1:30 - 3:00 pm EDT (Eastern Daylight Time)
Online via Zoom. Open to the General Public. Register here.
What would it mean to fully embrace the concept of landscape as a milieu of situated, everyday practices, encompassing the substantive, mutually constitutive relations between people and place? Might understanding key topics such as marginalization, indigeneity, globalization, resource degradation and extraction through the framework of landscape citizenships foster new ways of being and belonging in landscapes? How can landscape methods and scales of inquiry inform work in the environmental humanities? And how can landscape studies, a field with roots in Western cartographic and imperial traditions, establish scholarly and activist frameworks that facilitate inclusivity, belonging, and justice?
On Friday, October 29, Tim Waterman, Ed Wall, and Jane Wolff—co-editors of the recently published edited volume Landscape Citizenships (Routledge, 2021)—will join Thaïsa Way, Director of Garden and Landscape Studies at Dumbarton Oaks, to consider these and other questions in a roundtable discussion and celebration of their new book. Joining us from London, Toronto, and Washington, D.C., the roundtable discussants will also reflect upon how their own landscape emplacements and research positions informed the making of the book and its emphasis on democratic modes of landscape thinking and practice.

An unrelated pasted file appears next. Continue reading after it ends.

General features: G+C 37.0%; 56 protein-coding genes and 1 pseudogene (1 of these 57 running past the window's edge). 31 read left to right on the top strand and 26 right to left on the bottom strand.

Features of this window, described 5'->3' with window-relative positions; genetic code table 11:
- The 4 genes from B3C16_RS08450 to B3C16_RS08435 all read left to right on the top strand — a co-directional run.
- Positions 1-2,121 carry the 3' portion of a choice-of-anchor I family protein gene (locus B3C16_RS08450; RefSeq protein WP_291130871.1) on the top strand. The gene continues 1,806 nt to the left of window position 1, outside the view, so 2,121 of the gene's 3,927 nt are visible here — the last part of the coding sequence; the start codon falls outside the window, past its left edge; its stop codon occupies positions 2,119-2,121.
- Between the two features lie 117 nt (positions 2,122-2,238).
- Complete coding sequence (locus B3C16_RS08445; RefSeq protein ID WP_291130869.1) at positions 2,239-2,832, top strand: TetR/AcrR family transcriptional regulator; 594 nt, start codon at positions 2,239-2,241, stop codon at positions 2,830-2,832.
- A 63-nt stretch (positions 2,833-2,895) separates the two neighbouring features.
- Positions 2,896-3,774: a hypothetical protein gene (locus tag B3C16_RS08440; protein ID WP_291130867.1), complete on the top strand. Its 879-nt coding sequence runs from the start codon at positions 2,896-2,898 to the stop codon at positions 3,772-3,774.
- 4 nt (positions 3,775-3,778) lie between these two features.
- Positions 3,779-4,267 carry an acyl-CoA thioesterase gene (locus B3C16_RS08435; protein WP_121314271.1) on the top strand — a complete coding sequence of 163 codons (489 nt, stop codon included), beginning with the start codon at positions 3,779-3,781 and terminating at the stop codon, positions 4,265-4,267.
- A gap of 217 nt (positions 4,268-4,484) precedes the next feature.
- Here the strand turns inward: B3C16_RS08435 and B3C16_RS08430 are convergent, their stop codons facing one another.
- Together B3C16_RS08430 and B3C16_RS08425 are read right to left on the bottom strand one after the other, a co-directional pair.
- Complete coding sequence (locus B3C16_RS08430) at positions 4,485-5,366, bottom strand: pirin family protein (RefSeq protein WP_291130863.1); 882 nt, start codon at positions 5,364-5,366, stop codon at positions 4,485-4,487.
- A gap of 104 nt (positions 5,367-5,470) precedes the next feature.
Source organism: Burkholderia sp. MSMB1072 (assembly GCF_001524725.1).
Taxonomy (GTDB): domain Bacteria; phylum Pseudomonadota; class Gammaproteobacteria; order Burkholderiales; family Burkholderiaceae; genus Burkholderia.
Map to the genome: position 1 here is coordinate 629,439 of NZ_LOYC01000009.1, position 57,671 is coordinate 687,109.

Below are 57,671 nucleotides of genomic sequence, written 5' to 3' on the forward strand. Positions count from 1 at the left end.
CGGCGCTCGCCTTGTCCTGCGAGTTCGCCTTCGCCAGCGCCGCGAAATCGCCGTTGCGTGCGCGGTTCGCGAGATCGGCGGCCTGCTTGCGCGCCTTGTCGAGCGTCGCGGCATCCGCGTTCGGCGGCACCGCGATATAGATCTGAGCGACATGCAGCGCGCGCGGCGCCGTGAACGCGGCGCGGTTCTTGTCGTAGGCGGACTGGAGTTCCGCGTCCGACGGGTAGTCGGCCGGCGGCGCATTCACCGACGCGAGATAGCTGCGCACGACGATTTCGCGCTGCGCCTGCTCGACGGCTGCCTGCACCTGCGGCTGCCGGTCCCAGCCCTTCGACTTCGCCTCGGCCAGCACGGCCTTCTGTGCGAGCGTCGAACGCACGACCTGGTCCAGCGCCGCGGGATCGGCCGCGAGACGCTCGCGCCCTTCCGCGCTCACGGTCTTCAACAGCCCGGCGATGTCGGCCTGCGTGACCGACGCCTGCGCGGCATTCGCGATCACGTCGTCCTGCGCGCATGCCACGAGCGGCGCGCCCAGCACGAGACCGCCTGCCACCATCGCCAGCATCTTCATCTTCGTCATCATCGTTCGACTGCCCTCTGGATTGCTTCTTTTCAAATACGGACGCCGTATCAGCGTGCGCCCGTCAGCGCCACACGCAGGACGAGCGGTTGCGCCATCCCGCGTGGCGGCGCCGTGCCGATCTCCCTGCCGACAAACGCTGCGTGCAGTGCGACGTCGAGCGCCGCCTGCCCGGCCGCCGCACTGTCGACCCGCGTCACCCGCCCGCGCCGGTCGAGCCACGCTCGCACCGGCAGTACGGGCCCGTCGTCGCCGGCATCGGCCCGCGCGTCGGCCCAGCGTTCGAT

The event, the second in the yearlong “Landscape” Event Series organized by Yale Environmental Humanities, is free and open to the public. Event details and a Zoom link will be provided to registrants prior to the roundtable. Please register here if you would like to attend.
Tim Waterman, Associate Professor of Landscape Theory at the Bartlett School of Architecture, University College London.
Ed Wall, Associate Professor of Cities and Landscapes and Academic Portfolio Lead for Landscape Architecture and Urbanism at the University of Greenwich, London.
Jane Wolff, Associate Professor at the Daniels Faculty of Architecture, Landscape, and Design at the University of Toronto.
Thaïsa Way, Director of the Garden and Landscape Studies Program at Dumbarton Oaks and Professor of Landscape Architecture at the College of Built Environments, University of Washington.
Abigail Fields, Ph.D. Candidate in French; Yale Environmental Humanities Graduate Student Coordinator
Charlotte Leib, Ph.D. Student in History; Yale Environmental History Graduate Student Coordinator